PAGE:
Advocates for more U.S. transportation spending are accustomed to discouraging news. So it is understandable they would claim a resounding victory when a handful of (small) “can-do” states manage to buck the national trend and raise taxes and revenues dedicated to transportation spending. More private dollars than ever before are being funneled into infrastructure projects, too. But the underlying, fundamental problem remains: the federal government and the vast majority of states are failing to raise enough public funds to pay for upkeep on the nation’s road and highway system, not to mention make new capital investments.
The United States is no global leader when it comes to infrastructure spending, as we lay out in the Renewing America report on the competitiveness of the U.S. transportation system. The rest of the developed world spends about 50 percent more of its GDP on transportation than the United States. And while the United States used to be ranked fifth in the overall quality of its infrastructure in 2002 by the World Economic Forum, it has since tumbled to twenty-fifth.
Given current tax revenues available for transportation spending, the United States’ free fall in the rankings will likely continue. A 2008 independent federal commission warned of the dire fiscal outlook for “surface” transportation (e.g., highways, roads, transit) budgets. Just to keep up on maintenance, the country would have to spend 60 percent more than what projected available revenues would cover. Add in necessary capital investments on new highways and roads, and the price tag would be 100 percent more.
Everyone agrees the main way the country funds its highway and road system—with gas taxes—is a mess. Gas taxes, which are generally a fixed cent amount and unpegged to inflation, have been extraordinarily politically difficult to increase and so their real value has declined over time. The federal gas tax, for example, has been 18.4 cents since 1993. The same story can be told of most state gas taxes. A combination of three (generally positive) trends has led to declining gas tax revenues: steady and normal inflation levels, Americans are driving less, and cars are more fuel efficient. Meanwhile, upkeep and replacement costs are set to skyrocket as a whole generation of infrastructure built in the 1950s and 1960s nears the end of its useful life. Worsening congestion in metro areas, in large part fueled by simple population growth, screams for expanding highways and transit.
Policymakers are up against the wall to do something.
In the last year, five states—Virginia, Maryland, Arkansas, Vermont, and Wyoming—figured out a way through the political impasse and significantly raised gas taxes or rejiggered elevated sales taxes to go directly to surface transportation. For these states, revenues should now allow for investment levels closer to those recommended by the federal commission.
Public-private partnerships, or P3s, are the other big idea on the block. By using more private resources for financing, designing, and constructing projects, governments could stretch scarce public dollars further. More states are embracing the possibility of P3s, reworking laws to enable and streamline P3 partnerships. There has been explosive growth in P3 projects over the last decade, especially for complex and expensive urban projects for which it makes the most sense to bring in private-sector expertise. And indeed, such P3s have a better track record of finishing projects on-budget and on-time than purely public undertakings.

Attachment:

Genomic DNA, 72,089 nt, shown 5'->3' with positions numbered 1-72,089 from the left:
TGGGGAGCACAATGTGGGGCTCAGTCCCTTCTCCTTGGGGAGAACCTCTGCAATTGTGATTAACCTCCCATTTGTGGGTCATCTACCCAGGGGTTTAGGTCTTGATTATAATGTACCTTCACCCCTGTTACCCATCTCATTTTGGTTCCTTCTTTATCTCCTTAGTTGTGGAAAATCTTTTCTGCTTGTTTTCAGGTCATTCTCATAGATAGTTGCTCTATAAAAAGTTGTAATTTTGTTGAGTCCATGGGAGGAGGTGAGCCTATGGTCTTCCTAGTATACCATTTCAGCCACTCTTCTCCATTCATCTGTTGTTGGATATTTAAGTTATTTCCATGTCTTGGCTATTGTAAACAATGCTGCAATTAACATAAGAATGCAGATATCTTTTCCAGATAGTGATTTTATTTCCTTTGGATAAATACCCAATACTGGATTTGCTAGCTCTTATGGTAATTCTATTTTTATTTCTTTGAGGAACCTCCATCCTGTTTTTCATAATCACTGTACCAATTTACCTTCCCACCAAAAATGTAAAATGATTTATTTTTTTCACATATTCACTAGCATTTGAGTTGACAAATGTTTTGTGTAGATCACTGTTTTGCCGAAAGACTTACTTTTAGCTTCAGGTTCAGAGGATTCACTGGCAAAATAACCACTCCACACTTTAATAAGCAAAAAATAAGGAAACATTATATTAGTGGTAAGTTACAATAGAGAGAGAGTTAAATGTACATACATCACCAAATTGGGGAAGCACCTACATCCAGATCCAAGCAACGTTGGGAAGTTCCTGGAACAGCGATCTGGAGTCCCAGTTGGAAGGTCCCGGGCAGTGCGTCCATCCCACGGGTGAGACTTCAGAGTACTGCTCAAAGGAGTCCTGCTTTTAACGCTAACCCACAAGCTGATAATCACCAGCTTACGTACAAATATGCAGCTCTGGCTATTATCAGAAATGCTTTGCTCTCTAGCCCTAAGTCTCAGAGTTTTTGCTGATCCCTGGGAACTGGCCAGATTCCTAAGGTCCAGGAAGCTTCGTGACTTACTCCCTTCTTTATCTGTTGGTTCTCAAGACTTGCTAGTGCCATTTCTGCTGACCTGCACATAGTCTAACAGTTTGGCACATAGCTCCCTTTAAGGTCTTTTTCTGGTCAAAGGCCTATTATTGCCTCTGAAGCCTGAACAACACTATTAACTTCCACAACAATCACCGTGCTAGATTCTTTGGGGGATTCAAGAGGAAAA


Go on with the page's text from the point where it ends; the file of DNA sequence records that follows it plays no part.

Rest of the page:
But the United States’ massive transportation financing problem is nowhere close to being solved.
The five “tax-raising” states are minor players in the overall context of transportation spending. Big, populous states like California, Texas, New York, and Florida are still stuck in a fiscal hole. During the Great Recession, highway and road spending was cut by 31 percent in California and by 8 percent in Texas. For every state that has passed a tax-raising initiative, two others have failed. According to one estimate, public construction spending as a percent of GDP is now at its lowest level in more than 20 years.
P3s alone cannot fill the yawning investment gap. They can be good financing and project delivery tools, but they aren’t substitutes for public revenues and funding. Only a sliver of transportation projects involve large enough traffic flows to be profitable for private parties. This is why most P3s are isolated to urban congestion-relief projects. Even in Canada, which has long been the trailblazer with P3s, only 15 percent of all infrastructure projects are P3s. In the words of Bill Reinhardt, one of the brightest minds in P3 finance, “P3s are like charter schools. They offer a great lesson when they work well, but they are still rare and will never be a system-wide solution.” Transportation infrastructure is a public good, and public dollars must make up the lion’s share of the investment gap.
Ultimately, Americans will have to stomach higher taxes to pay for their roads and transit. Five states are leading the charge. Now for the remaining states—and the federal government—to follow suit.